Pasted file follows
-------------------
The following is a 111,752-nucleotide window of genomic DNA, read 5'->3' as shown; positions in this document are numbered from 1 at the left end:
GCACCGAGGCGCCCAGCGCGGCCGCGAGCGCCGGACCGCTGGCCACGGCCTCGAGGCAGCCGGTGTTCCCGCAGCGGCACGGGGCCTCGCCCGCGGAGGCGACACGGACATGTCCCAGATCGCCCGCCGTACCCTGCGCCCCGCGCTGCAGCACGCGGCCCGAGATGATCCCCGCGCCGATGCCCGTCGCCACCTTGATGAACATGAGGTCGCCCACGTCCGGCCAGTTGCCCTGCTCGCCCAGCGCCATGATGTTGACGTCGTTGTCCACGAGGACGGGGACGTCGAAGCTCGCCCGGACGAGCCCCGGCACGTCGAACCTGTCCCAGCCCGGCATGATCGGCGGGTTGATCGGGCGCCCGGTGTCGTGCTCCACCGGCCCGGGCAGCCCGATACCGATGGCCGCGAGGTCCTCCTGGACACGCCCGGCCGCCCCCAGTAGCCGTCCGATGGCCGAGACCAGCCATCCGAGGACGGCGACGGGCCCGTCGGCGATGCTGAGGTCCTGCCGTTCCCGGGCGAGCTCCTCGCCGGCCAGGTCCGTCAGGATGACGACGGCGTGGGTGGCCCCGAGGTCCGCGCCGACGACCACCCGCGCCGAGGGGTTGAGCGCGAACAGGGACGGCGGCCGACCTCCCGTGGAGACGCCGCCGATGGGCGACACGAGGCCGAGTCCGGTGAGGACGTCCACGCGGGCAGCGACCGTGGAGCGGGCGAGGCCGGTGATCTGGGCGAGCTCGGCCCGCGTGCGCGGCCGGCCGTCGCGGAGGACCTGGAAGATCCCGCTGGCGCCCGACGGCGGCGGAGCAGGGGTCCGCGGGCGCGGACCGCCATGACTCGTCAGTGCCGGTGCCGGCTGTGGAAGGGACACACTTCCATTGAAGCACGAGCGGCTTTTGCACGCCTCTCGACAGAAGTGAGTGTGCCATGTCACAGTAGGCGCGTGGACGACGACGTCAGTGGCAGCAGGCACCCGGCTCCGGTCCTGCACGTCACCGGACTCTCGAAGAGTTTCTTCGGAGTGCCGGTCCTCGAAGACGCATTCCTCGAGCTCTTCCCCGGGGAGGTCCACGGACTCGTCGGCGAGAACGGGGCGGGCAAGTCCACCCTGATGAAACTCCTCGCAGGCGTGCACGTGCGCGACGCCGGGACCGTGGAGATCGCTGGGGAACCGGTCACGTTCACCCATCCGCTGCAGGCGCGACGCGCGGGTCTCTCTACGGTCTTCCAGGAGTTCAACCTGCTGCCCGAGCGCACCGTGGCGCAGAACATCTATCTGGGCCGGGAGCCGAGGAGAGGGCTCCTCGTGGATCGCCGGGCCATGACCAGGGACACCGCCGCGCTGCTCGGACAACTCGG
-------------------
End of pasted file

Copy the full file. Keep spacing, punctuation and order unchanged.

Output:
The following is a 111,752-nucleotide window of genomic DNA, read 5'->3' as shown; positions in this document are numbered from 1 at the left end:
GCACCGAGGCGCCCAGCGCGGCCGCGAGCGCCGGACCGCTGGCCACGGCCTCGAGGCAGCCGGTGTTCCCGCAGCGGCACGGGGCCTCGCCCGCGGAGGCGACACGGACATGTCCCAGATCGCCCGCCGTACCCTGCGCCCCGCGCTGCAGCACGCGGCCCGAGATGATCCCCGCGCCGATGCCCGTCGCCACCTTGATGAACATGAGGTCGCCCACGTCCGGCCAGTTGCCCTGCTCGCCCAGCGCCATGATGTTGACGTCGTTGTCCACGAGGACGGGGACGTCGAAGCTCGCCCGGACGAGCCCCGGCACGTCGAACCTGTCCCAGCCCGGCATGATCGGCGGGTTGATCGGGCGCCCGGTGTCGTGCTCCACCGGCCCGGGCAGCCCGATACCGATGGCCGCGAGGTCCTCCTGGACACGCCCGGCCGCCCCCAGTAGCCGTCCGATGGCCGAGACCAGCCATCCGAGGACGGCGACGGGCCCGTCGGCGATGCTGAGGTCCTGCCGTTCCCGGGCGAGCTCCTCGCCGGCCAGGTCCGTCAGGATGACGACGGCGTGGGTGGCCCCGAGGTCCGCGCCGACGACCACCCGCGCCGAGGGGTTGAGCGCGAACAGGGACGGCGGCCGACCTCCCGTGGAGACGCCGCCGATGGGCGACACGAGGCCGAGTCCGGTGAGGACGTCCACGCGGGCAGCGACCGTGGAGCGGGCGAGGCCGGTGATCTGGGCGAGCTCGGCCCGCGTGCGCGGCCGGCCGTCGCGGAGGACCTGGAAGATCCCGCTGGCGCCCGACGGCGGCGGAGCAGGGGTCCGCGGGCGCGGACCGCCATGACTCGTCAGTGCCGGTGCCGGCTGTGGAAGGGACACACTTCCATTGAAGCACGAGCGGCTTTTGCACGCCTCTCGACAGAAGTGAGTGTGCCATGTCACAGTAGGCGCGTGGACGACGACGTCAGTGGCAGCAGGCACCCGGCTCCGGTCCTGCACGTCACCGGACTCTCGAAGAGTTTCTTCGGAGTGCCGGTCCTCGAAGACGCATTCCTCGAGCTCTTCCCCGGGGAGGTCCACGGACTCGTCGGCGAGAACGGGGCGGGCAAGTCCACCCTGATGAAACTCCTCGCAGGCGTGCACGTGCGCGACGCCGGGACCGTGGAGATCGCTGGGGAACCGGTCACGTTCACCCATCCGCTGCAGGCGCGACGCGCGGGTCTCTCTACGGTCTTCCAGGAGTTCAACCTGCTGCCCGAGCGCACCGTGGCGCAGAACATCTATCTGGGCCGGGAGCCGAGGAGAGGGCTCCTCGTGGATCGCCGGGCCATGACCAGGGACACCGCCGCGCTGCTCGGACAACTCGG